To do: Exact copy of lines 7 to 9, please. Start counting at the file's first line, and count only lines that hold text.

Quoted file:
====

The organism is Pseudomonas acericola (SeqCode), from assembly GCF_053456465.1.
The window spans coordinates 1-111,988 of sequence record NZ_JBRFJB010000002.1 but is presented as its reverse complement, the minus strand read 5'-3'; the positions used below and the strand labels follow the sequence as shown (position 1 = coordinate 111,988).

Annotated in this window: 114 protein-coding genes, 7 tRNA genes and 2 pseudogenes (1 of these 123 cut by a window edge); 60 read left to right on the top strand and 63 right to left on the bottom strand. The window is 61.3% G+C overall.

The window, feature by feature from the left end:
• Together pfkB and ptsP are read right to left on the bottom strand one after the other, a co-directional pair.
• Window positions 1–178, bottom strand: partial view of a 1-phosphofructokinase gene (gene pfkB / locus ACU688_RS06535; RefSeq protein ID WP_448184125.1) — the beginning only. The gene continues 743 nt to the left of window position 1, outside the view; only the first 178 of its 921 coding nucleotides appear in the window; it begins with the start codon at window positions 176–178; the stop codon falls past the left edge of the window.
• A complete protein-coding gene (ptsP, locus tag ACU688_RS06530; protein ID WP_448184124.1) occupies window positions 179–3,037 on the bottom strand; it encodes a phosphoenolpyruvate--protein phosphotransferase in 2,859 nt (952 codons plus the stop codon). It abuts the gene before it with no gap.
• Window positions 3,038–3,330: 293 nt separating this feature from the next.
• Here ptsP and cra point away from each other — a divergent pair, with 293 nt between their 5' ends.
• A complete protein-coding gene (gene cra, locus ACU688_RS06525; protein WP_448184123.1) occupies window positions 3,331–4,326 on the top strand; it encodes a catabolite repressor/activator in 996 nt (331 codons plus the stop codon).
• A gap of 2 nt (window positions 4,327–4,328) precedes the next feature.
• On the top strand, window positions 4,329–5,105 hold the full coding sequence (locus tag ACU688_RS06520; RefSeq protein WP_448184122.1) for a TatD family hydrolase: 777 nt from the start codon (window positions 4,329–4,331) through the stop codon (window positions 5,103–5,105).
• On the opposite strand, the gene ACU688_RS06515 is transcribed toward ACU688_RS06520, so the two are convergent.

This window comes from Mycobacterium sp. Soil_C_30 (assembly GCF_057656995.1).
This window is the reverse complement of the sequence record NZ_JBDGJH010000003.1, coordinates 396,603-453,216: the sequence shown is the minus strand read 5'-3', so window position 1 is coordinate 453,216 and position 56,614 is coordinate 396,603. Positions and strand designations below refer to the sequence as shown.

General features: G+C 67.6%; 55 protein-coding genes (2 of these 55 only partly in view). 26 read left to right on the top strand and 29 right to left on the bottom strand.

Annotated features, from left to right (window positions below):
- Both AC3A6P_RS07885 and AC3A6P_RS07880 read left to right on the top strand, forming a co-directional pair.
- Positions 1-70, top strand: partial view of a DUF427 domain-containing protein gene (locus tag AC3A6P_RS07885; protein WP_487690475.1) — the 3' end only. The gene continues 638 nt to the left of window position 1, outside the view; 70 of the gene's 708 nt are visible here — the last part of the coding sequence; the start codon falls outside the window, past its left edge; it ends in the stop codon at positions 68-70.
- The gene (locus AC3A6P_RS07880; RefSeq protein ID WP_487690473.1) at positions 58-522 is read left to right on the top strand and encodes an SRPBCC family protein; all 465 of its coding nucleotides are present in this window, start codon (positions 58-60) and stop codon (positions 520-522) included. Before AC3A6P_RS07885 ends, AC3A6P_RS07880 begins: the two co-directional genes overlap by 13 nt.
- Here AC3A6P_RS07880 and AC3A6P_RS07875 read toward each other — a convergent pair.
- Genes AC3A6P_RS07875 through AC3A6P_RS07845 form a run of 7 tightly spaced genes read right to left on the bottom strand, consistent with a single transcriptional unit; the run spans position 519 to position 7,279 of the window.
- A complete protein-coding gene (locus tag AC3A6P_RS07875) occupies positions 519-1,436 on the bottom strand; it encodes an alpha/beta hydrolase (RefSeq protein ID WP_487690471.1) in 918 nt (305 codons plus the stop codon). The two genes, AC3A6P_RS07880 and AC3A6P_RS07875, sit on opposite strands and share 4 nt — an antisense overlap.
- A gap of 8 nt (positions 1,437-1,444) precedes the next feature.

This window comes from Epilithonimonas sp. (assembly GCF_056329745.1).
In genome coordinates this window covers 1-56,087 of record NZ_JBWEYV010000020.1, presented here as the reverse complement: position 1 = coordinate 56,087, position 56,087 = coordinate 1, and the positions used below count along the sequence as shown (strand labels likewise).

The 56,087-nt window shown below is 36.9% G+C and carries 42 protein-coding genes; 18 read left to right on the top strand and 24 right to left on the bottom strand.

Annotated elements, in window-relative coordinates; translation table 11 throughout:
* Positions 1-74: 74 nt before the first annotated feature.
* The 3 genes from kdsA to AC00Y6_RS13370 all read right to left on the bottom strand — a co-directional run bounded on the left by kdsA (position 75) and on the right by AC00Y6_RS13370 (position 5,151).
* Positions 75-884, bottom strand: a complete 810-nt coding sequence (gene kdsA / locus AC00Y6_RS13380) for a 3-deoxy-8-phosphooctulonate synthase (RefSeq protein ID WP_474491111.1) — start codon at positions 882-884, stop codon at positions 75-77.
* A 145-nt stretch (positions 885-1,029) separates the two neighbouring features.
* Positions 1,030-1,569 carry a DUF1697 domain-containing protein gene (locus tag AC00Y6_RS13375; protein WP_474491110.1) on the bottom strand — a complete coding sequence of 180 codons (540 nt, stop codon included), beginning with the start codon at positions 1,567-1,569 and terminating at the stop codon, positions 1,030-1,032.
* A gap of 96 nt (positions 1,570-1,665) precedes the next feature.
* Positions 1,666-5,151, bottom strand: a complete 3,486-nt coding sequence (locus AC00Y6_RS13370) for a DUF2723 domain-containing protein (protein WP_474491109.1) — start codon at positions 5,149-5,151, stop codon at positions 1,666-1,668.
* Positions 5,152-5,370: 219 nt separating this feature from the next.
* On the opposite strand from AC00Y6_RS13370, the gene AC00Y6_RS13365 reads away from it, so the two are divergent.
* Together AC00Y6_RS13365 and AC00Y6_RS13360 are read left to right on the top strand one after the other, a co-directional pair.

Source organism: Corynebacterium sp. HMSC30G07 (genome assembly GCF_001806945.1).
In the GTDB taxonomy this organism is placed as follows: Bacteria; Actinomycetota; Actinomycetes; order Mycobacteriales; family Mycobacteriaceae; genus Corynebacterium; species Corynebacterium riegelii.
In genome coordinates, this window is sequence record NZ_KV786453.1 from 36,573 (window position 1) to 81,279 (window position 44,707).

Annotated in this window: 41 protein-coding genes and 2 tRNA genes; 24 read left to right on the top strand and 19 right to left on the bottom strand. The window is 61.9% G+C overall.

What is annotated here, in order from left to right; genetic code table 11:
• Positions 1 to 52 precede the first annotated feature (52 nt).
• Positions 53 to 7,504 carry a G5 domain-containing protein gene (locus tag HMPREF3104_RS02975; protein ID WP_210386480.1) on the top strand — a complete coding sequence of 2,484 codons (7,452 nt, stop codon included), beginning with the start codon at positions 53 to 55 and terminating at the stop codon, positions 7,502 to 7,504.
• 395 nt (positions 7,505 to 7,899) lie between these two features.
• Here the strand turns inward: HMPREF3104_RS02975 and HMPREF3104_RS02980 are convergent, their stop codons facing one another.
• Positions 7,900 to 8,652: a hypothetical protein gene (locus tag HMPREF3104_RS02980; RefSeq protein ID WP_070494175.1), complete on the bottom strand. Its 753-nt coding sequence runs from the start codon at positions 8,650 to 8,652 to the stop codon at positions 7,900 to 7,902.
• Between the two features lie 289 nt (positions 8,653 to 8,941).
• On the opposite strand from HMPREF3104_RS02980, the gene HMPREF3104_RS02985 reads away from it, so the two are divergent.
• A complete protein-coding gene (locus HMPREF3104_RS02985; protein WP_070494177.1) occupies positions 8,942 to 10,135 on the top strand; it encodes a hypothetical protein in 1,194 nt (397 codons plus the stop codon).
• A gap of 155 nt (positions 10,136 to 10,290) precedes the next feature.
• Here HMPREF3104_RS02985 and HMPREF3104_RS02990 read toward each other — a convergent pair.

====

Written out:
• A complete protein-coding gene (ptsP, locus tag ACU688_RS06530; protein ID WP_448184124.1) occupies window positions 179–3,037 on the bottom strand; it encodes a phosphoenolpyruvate--protein phosphotransferase in 2,859 nt (952 codons plus the stop codon). It abuts the gene before it with no gap.
• Window positions 3,038–3,330: 293 nt separating this feature from the next.
• Here ptsP and cra point away from each other — a divergent pair, with 293 nt between their 5' ends.